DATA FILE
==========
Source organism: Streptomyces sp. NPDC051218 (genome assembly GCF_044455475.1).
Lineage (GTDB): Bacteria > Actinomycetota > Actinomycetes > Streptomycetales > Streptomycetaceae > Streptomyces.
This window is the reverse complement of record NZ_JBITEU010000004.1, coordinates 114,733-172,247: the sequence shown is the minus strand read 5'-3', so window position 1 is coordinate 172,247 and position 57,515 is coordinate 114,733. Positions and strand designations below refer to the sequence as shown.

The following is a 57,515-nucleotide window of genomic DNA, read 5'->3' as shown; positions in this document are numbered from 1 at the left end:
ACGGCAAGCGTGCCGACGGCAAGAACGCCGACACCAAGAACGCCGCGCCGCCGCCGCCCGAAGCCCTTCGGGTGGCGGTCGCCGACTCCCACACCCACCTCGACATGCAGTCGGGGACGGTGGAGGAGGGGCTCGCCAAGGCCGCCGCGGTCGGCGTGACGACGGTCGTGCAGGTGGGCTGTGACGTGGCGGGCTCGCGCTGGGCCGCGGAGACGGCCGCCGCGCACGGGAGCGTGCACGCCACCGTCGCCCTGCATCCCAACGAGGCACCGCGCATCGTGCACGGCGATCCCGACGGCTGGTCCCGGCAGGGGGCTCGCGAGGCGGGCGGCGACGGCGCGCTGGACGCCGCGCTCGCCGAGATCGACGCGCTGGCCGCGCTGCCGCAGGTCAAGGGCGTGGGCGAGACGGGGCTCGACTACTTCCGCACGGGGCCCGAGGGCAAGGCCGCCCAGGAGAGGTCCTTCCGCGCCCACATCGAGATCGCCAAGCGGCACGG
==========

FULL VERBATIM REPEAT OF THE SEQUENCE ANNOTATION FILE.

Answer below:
Source organism: Streptomyces sp. NPDC051218 (genome assembly GCF_044455475.1).
Lineage (GTDB): Bacteria > Actinomycetota > Actinomycetes > Streptomycetales > Streptomycetaceae > Streptomyces.
This window is the reverse complement of record NZ_JBITEU010000004.1, coordinates 114,733-172,247: the sequence shown is the minus strand read 5'-3', so window position 1 is coordinate 172,247 and position 57,515 is coordinate 114,733. Positions and strand designations below refer to the sequence as shown.

The following is a 57,515-nucleotide window of genomic DNA, read 5'->3' as shown; positions in this document are numbered from 1 at the left end:
ACGGCAAGCGTGCCGACGGCAAGAACGCCGACACCAAGAACGCCGCGCCGCCGCCGCCCGAAGCCCTTCGGGTGGCGGTCGCCGACTCCCACACCCACCTCGACATGCAGTCGGGGACGGTGGAGGAGGGGCTCGCCAAGGCCGCCGCGGTCGGCGTGACGACGGTCGTGCAGGTGGGCTGTGACGTGGCGGGCTCGCGCTGGGCCGCGGAGACGGCCGCCGCGCACGGGAGCGTGCACGCCACCGTCGCCCTGCATCCCAACGAGGCACCGCGCATCGTGCACGGCGATCCCGACGGCTGGTCCCGGCAGGGGGCTCGCGAGGCGGGCGGCGACGGCGCGCTGGACGCCGCGCTCGCCGAGATCGACGCGCTGGCCGCGCTGCCGCAGGTCAAGGGCGTGGGCGAGACGGGGCTCGACTACTTCCGCACGGGGCCCGAGGGCAAGGCCGCCCAGGAGAGGTCCTTCCGCGCCCACATCGAGATCGCCAAGCGGCACGG